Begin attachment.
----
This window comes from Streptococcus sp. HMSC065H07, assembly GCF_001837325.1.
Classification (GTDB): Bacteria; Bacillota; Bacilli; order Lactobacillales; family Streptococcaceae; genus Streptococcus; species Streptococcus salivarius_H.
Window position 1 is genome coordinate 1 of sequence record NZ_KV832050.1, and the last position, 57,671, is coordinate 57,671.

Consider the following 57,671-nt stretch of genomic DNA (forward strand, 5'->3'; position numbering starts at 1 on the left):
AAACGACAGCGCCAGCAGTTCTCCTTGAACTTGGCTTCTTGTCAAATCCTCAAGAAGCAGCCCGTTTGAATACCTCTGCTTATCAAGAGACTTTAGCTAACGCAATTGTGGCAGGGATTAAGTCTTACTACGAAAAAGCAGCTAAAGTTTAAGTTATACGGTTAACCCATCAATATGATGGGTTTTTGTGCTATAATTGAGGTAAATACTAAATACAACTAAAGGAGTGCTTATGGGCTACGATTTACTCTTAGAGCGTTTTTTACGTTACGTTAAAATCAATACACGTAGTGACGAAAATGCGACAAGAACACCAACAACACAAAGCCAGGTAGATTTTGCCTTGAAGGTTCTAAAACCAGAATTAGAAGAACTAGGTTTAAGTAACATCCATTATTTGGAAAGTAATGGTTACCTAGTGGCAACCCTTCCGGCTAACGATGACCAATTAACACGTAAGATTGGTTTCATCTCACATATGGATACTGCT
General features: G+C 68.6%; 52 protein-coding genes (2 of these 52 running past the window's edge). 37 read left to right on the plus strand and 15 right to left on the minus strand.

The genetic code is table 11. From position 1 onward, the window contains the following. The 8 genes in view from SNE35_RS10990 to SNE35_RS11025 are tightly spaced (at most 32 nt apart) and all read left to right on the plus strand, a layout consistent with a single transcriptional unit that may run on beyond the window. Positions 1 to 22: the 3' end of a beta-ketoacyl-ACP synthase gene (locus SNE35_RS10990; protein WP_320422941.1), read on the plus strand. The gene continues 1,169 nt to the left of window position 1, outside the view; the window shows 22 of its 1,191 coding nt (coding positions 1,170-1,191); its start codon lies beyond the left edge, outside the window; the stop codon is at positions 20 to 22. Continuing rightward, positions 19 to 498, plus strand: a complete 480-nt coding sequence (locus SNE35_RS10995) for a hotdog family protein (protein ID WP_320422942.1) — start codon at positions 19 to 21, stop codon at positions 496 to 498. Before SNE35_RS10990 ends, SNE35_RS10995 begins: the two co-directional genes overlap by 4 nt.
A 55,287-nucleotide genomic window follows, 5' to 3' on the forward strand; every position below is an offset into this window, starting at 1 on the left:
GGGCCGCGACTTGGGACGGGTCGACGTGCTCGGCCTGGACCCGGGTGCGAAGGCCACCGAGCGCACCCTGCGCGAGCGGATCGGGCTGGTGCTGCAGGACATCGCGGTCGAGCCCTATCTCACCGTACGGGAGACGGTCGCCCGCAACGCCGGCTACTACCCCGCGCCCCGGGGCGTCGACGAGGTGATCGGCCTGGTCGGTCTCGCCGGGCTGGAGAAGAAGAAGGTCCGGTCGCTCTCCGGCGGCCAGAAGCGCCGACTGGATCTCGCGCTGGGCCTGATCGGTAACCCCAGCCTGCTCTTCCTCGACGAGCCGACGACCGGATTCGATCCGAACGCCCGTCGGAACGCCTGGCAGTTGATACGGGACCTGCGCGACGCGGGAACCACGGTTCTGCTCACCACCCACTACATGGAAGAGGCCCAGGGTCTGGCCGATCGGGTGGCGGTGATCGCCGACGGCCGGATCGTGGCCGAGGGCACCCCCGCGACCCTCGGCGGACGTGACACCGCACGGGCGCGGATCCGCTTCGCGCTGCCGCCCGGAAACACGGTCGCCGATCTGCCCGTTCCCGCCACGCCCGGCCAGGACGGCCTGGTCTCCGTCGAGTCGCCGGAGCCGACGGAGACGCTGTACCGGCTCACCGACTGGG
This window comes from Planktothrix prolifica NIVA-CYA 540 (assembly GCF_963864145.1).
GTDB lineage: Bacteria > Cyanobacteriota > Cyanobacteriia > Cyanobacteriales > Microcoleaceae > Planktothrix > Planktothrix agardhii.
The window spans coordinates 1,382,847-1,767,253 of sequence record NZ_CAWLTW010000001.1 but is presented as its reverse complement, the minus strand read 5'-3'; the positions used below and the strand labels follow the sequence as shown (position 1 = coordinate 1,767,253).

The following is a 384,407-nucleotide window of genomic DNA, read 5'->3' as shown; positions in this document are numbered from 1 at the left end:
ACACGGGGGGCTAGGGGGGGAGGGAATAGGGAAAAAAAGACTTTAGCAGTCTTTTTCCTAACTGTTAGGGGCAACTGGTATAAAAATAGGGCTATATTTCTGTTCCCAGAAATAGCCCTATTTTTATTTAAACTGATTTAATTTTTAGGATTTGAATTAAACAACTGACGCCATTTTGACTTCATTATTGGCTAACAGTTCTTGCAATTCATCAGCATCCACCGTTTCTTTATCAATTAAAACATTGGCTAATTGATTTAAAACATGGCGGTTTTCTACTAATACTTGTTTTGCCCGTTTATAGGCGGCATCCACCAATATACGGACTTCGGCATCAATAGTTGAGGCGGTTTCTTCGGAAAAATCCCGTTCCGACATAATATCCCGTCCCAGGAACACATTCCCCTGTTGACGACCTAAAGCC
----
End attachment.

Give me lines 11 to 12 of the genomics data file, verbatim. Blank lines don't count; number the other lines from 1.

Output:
GTDB lineage: Bacteria > Cyanobacteriota > Cyanobacteriia > Cyanobacteriales > Microcoleaceae > Planktothrix > Planktothrix agardhii.
The window spans coordinates 1,382,847-1,767,253 of sequence record NZ_CAWLTW010000001.1 but is presented as its reverse complement, the minus strand read 5'-3'; the positions used below and the strand labels follow the sequence as shown (position 1 = coordinate 1,767,253).